Sometimes the game being shown is strange enough when it’s played as intended that no real manipulation is necessary, but the channel’s best videos are those that do muck around with a game’s systems in unexpected ways. Perhaps the most obvious manipulation the puppeteer in charge of capturing all these videos performs is switching songs in a Tony Hawk game as Mr. Hawk undulates upside-down in a glitched netherspace. The game creator’s simple intentions (ride the skateboard, enjoy a fighting game where you can play as Jackie Chan in three different styles) is the earnestness, and the subversion of those intentions is the punchline. Sometimes there’s no punchline at all—just a strange moment.
What ultimately elevates Classics of Game beyond emotionally distant snickering at the absurdities of a culture (as with similar channels) is that by playing ridiculous games in unconventional ways, the implicit commentary of the channel ends up being as celebratory as it is cynical. With videogames, it’s not just the artifact itself that’s funny, absurd, or a relic of its time—how we interact with them plays into the joke. It’s a crash course on the ways that the player can subvert the expectations of designers, and subsequently a reminder that games are the only medium that intrinsically allow for the audience to insert themselves into the performance, creating something unique to that player along the way. All without saying a word.
Classics of Game is currently in the midst of a resurgence (the channel is finally posting videos frequently after a year-long hiatus), but the channel remains a whimper against the modern cacophony of gaming commentary and entertainment. YouTube Let’s Plays, Twitch streams, and websites like Giant Bomb all have gaming as their nexus. Increasingly, however, personality-driven content has started to dominate as it becomes more and more clear that simply showing a game on screen isn’t enough to guarantee views or hits. Cultivating audiences requires another hook to differentiate one person with a capture kit and a knowledge of videogames from all the others. If you don’t like a particular YouTuber’s voice or personality, it’s easy to move on to another and still get to see the same game in action. The most popular gaming personalities are entertaining in their own right, usually under some pressure to be entertaining regardless of whatever game they’re showing off. As a result, the games are often incidental, and these channels are effectively comedy routines with gaming as a backdrop. Sometimes for better, often for worse.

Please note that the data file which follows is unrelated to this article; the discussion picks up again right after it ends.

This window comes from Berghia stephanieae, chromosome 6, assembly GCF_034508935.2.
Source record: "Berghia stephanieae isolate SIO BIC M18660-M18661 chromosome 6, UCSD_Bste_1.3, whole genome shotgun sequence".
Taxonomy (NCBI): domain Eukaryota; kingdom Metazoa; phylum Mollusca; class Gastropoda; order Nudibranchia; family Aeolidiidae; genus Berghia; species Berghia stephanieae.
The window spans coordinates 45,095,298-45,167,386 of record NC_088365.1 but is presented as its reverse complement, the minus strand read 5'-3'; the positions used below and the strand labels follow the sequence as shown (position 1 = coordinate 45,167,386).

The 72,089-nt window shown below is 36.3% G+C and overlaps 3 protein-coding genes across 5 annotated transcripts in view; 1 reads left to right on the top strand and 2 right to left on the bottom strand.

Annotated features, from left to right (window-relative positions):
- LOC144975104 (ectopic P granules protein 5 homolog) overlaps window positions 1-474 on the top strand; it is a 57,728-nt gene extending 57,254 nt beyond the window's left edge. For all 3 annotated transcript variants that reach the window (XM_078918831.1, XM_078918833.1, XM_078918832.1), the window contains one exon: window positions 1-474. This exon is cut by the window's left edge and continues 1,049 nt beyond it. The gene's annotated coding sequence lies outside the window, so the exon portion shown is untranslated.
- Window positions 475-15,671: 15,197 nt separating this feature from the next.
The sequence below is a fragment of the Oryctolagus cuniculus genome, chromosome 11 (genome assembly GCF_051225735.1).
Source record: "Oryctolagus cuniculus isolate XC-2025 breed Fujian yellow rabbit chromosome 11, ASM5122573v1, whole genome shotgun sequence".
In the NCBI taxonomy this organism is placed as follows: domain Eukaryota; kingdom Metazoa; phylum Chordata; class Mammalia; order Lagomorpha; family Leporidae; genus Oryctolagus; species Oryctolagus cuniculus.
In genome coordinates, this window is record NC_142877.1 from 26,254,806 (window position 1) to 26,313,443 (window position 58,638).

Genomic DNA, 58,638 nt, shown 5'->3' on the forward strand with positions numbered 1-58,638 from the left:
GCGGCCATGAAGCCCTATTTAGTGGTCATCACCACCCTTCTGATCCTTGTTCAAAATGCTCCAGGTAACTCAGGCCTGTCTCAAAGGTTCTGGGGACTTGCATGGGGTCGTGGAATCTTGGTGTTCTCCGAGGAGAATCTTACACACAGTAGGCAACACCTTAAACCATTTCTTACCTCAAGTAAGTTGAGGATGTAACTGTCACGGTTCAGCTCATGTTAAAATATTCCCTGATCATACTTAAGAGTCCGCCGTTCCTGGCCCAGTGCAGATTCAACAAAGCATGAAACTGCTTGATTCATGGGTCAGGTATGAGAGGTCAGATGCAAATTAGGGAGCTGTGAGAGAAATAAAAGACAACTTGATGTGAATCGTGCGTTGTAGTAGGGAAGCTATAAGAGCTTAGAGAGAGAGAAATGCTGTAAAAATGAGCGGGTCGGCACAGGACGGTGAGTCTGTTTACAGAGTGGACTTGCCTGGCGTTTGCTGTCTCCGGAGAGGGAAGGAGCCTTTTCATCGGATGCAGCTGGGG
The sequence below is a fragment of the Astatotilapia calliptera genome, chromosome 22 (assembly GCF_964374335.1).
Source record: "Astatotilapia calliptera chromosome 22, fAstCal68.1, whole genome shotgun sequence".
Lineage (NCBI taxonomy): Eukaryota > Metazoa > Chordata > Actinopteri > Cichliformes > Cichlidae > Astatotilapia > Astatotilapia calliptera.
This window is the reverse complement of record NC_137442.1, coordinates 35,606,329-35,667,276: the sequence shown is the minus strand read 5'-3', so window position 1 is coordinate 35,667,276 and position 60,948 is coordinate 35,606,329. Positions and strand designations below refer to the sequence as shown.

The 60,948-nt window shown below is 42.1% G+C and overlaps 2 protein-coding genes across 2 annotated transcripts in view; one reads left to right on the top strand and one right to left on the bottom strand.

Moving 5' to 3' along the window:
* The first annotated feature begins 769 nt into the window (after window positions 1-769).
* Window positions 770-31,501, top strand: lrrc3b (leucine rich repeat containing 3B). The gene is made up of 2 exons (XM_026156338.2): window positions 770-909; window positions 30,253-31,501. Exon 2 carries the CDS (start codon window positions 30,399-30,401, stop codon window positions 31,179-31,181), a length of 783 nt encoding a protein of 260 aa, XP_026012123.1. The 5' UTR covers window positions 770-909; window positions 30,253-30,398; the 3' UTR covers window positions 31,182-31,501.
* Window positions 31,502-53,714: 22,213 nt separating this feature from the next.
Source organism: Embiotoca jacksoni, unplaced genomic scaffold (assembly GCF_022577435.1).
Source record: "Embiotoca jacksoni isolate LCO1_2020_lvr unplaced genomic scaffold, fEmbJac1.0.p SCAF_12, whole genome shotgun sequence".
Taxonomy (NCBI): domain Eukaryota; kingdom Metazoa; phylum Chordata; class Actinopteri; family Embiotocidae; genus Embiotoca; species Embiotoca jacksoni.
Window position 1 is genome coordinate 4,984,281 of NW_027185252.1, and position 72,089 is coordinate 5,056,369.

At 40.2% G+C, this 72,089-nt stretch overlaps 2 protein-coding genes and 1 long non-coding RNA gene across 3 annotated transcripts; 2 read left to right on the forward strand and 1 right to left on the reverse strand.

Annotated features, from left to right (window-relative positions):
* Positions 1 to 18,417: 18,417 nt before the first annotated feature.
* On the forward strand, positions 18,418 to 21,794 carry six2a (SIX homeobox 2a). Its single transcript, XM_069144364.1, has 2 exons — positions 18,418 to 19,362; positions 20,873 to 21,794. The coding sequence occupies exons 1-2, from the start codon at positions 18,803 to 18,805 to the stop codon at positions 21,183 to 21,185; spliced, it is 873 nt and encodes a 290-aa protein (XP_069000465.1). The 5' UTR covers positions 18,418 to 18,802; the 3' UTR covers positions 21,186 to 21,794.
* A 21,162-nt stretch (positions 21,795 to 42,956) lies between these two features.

That’s fine and all; I watch one or two outlets on the regular and stream the occasional Dota when I need background noise. Searches for these kinds of videos usually start with the game in question, so I doubt there’s a huge risk of these personalities overshadowing the content they cover in the long term. But Classic of Game’s beauty is in its silence, in that it never feels the need to elicit our reactions for us, or entertain us by turning an odd moment into more of a spectacle than it might otherwise have been. It’s content to let the moments speak for themselves. It may not be the first thing you think of when watching it, but Classic of Games’s defining aspect (besides the overwhelming weirdness of it all) is that it knows where and when to throttle. It’s surprisingly subtle, in that way.
The channel isn’t likely to make as big of a splash as the gaming giants of YouTube have—the whole idea is perhaps a bit too niche. Without a likable face to back its insanity, it’ll be hard to maintain a relationship outside of a small, dedicated audience. And while it’s been on a roll over the past week, no one knows when it will stop, and if it does, when and if it’ll return. But I genuinely appreciate that whoever manages the channel doesn’t feel the need to milk their idea the instant it gains traction. In a web where every good joke hits its tipping point and crashes into a den of clichés and tired references in a matter of hours, Classics of Game lets the funny bits breathe between its odder moments, and is all the better for it. It isn’t exactly a high-minded artistic work, but it’s an artifact in the ways that most other modern outlets of today are not—unfettered by a latent desire to be more than what it is. On the internet, that’s pretty rare.
Suriel Vazquez is a freelance writer who, actually having played through the Witcher, has no idea who the Lords are or who could possibly be above them. He’s written for Kotaku, Paste, Shoryuken and several others. You can follow him on Twitter @SurielVazquez.